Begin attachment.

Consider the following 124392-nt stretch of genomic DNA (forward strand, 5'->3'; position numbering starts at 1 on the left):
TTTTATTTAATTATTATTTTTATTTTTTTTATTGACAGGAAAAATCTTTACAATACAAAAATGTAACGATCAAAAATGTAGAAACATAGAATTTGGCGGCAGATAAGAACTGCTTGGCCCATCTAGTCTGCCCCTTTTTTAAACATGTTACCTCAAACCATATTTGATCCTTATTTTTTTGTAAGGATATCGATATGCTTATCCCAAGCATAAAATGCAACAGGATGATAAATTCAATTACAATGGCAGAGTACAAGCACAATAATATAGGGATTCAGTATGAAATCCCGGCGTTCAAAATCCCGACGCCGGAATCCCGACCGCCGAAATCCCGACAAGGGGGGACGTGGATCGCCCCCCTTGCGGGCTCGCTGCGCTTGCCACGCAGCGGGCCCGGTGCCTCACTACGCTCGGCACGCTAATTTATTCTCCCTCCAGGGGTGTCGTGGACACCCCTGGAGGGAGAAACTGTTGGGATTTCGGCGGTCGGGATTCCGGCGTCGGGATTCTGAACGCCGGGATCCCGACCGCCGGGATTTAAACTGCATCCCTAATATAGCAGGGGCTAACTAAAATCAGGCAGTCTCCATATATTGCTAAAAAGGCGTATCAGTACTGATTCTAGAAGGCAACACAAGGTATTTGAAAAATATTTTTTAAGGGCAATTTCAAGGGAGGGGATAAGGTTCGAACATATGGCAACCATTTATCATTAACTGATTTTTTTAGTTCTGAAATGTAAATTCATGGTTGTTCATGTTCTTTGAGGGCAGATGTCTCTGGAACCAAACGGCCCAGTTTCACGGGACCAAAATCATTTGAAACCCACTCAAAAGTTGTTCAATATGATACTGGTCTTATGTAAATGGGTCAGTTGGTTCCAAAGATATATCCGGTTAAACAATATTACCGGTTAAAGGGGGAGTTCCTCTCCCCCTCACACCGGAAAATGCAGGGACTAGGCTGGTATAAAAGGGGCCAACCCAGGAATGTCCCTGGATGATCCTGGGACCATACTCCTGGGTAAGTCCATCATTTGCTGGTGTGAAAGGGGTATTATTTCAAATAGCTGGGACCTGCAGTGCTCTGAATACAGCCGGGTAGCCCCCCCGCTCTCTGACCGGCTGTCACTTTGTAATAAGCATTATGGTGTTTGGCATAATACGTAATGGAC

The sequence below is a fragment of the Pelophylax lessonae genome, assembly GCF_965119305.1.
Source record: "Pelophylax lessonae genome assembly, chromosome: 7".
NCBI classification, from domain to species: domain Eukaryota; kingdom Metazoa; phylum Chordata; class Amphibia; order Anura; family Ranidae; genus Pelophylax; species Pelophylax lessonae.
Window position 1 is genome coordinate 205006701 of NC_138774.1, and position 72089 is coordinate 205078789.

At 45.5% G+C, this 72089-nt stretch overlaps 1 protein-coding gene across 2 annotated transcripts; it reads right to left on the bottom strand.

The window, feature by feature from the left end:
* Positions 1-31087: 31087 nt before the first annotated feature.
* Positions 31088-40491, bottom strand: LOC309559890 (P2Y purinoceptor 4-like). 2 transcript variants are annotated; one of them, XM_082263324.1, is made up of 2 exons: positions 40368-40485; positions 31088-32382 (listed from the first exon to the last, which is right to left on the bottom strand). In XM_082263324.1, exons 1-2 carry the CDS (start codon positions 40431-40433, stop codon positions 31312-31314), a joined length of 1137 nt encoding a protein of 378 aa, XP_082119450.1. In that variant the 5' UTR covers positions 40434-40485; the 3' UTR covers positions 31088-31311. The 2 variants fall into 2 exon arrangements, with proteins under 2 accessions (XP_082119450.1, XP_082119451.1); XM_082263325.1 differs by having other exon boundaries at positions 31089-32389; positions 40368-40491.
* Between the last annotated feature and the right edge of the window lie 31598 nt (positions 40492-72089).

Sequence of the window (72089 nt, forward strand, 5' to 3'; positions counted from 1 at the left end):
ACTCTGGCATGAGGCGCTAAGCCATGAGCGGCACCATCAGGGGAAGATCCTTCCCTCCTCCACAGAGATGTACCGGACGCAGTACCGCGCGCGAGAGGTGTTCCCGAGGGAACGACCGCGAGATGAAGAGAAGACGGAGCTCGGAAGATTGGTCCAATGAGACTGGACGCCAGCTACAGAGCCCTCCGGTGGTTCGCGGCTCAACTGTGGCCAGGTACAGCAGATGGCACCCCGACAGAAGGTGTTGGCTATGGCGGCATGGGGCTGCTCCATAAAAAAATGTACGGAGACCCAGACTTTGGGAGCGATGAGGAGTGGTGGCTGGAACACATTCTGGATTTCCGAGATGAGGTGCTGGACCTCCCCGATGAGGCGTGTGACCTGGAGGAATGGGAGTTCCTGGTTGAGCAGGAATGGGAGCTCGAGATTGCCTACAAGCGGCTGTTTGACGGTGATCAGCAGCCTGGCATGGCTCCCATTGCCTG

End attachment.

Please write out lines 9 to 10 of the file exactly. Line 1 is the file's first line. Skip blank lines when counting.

* Positions 1-31087: 31087 nt before the first annotated feature.
* Positions 31088-40491, bottom strand: LOC309559890 (P2Y purinoceptor 4-like). 2 transcript variants are annotated; one of them, XM_082263324.1, is made up of 2 exons: positions 40368-40485; positions 31088-32382 (listed from the first exon to the last, which is right to left on the bottom strand). In XM_082263324.1, exons 1-2 carry the CDS (start codon positions 40431-40433, stop codon positions 31312-31314), a joined length of 1137 nt encoding a protein of 378 aa, XP_082119450.1. In that variant the 5' UTR covers positions 40434-40485; the 3' UTR covers positions 31088-31311. The 2 variants fall into 2 exon arrangements, with proteins under 2 accessions (XP_082119450.1, XP_082119451.1); XM_082263325.1 differs by having other exon boundaries at positions 31089-32389; positions 40368-40491.